Our mental suffering arises primarily from misperception, misunderstanding, and ignorance. From that ignorance we attach neurotically to the things we want or think we are, and feel threatened by anything that threatens them. However, there is a certain truth that can be derived from the experience of misperception and subsequent understanding of the real truth. Let's take a few examples.
Let's say you are walking into a dark outdoor shed, when suddenly you think you see a snake on the ground. You get scared, frightened the snake might bite you, even be poisonous! So you immediately turn on the lights, but what you see is a rope on the ground, left out from before. This makes you immediately feel relief and you sigh, letting go of all the tension all at once, and what is left is peace and elation that you are safe and free of any worry. Now, the question is, what made you scared in the first place? Was it the rope that had that power over you?
Let's take another example. Say you are stressed out, under pressure from work and all the juggling of life, and you come home at night and your husband says, “Don't come in the kitchen!” Thinking he's being irrational again you get angry, since all you want after a long day is something to eat and drink. So you huff and puff and get ready to give it to him, when you turn the corner and you find that there are roses all over the place, candles lit, and a table set for two. “I said not yet!” he says as he finished lighting the last candle. “Happy anniversary my love!” he says to you in a sweet voice. You are stunned, and all you can think of is how angry you were, and how wrong you were about what he was thinking. Anger quickly subsides and is replaced with love and joy, and you hug him dearly. So what made you angry before? What reality were you buying into?
Finally we'll take the example of a person who works hard in her job but does not feel she is good at it, or adequate. She never really receives any feedback about her work, good or bad, but she is usually down on herself because she was taught to have high expectations by her parents, expectations that could never truly be fulfilled. She then gets a call from her boss that she needs to see her. She gets so nervous that she feels ill, she thinks she is going to get fired, so she thinks of a whole list of things she is going to say to her boss about how she is competent and good at her job, citing recent projects and accomplishments, all the while feeling like she's not good enough. She reaches her boss's door and opens it. Her boss says, “ Please, sit down.” She can feel her heart beating, she feels unsettled, she is acting meek and unthreatening to her. Finally after a while her boss says, “We've been reviewing your performance over the past year, and we are happy to announce that we would like to give you a promotion!” She is stunned, and doesn't know what to say. After she lets all the tension out of her body, she feels faint, but elated at the same time. She manages to say, “Thank you so much!” as she, for the first time, gets validation of her good work. Now, who made her scared, who made her feel less worthy? What reality was she buying into?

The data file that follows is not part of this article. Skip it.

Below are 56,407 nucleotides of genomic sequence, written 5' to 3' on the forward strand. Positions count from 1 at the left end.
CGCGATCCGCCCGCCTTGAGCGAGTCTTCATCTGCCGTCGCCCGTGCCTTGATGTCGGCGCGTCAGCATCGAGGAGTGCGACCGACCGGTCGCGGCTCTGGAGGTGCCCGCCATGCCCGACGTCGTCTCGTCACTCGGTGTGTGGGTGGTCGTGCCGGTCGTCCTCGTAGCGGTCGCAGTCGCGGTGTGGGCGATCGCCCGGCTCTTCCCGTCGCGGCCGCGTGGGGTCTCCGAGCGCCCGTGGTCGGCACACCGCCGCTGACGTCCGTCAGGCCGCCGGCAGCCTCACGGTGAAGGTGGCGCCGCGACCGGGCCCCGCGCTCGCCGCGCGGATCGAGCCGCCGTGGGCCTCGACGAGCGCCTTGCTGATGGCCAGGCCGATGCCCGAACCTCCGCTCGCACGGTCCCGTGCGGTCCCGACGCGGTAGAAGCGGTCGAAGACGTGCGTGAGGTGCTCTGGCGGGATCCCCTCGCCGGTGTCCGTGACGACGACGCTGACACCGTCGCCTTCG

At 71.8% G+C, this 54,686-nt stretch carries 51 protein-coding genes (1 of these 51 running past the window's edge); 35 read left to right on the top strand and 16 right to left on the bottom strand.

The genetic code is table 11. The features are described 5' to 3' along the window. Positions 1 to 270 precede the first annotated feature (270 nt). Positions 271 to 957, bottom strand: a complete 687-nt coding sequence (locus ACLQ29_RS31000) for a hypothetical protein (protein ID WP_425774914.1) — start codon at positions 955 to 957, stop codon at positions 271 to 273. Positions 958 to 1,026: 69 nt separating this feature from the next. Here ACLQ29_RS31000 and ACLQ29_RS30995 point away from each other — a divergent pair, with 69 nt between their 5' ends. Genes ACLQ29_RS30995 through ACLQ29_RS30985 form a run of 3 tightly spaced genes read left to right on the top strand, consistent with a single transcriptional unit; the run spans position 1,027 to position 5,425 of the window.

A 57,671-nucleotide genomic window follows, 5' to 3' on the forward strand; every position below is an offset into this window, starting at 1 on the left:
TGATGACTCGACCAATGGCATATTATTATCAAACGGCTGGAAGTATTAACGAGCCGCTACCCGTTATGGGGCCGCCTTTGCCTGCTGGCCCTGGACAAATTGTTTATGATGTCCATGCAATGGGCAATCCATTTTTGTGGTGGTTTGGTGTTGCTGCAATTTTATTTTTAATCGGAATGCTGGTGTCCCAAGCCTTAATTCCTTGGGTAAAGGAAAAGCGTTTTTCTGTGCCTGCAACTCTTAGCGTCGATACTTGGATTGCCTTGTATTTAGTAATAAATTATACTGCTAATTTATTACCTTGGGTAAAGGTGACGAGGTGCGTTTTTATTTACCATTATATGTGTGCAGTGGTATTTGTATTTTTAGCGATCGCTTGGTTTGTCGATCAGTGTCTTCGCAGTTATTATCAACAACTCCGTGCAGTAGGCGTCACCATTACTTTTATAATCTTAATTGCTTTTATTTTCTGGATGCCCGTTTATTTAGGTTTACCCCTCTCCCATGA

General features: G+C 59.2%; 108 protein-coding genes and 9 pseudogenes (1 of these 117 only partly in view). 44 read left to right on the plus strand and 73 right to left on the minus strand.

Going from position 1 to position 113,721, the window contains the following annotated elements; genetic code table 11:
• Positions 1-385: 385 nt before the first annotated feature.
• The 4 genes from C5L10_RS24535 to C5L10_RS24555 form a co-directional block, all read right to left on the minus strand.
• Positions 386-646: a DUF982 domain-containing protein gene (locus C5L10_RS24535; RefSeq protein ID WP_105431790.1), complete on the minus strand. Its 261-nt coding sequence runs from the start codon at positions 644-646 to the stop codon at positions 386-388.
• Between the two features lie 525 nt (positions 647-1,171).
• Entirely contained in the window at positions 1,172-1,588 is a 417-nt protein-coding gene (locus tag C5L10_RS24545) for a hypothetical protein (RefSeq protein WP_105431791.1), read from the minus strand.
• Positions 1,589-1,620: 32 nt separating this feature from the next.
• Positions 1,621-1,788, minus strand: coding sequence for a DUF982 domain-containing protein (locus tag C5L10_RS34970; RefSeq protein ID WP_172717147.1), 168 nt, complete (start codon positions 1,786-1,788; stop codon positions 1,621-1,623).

The reality is that the majority of the negativity we feel in the world comes from projection. And even if we are actually experiencing something negative from someone else, or something else, how we interpret, react emotionally, and act based on that, is all within the domain of our own thoughts and projections, and therefore is susceptible to our choices. We can always choose how we relate to any experience, though our experiences are not always something we can choose. Our expectations can build up in us a lot of unnecessary tension, and are seen for what they truly are, empty, when we experience that the reality is the opposite. How is it possible that we can suddenly lose all our tension and fear and anger all at once, and have it be replaced by joy and peace when we experience that the reality is the opposite of what disturbed us? Where did all that anger go? What that means is that we have the ability to lose all our tension all at once and replace it with joy at any point of our lives, since our thoughts at any point are just as empty. We need to have the proper belief to do so, to change our thinking about what our situation is, and come from a more wholesome place. Love and understanding of the situation helps us to do so.
Our belief is what gives our thoughts reality, not the reality we believe is true. The reality is in the world, our thoughts are in our head. When we make reasonable assumptions about the world, that is a skillful way to think about what reality is. When we make unreasonable assumptions, based on anger, fear, bias, or the like, we can often come across a misrepresentation of reality. We are not sober. Coming back to a centered, sober place in ourselves, maybe using our breath as an anchor, and then approaching the situation with a wholesome attitude, is the way of transformation. May you come to know the difference between your own projections and reality, and may you always cultivate an openness and curiosity about the truth of your world.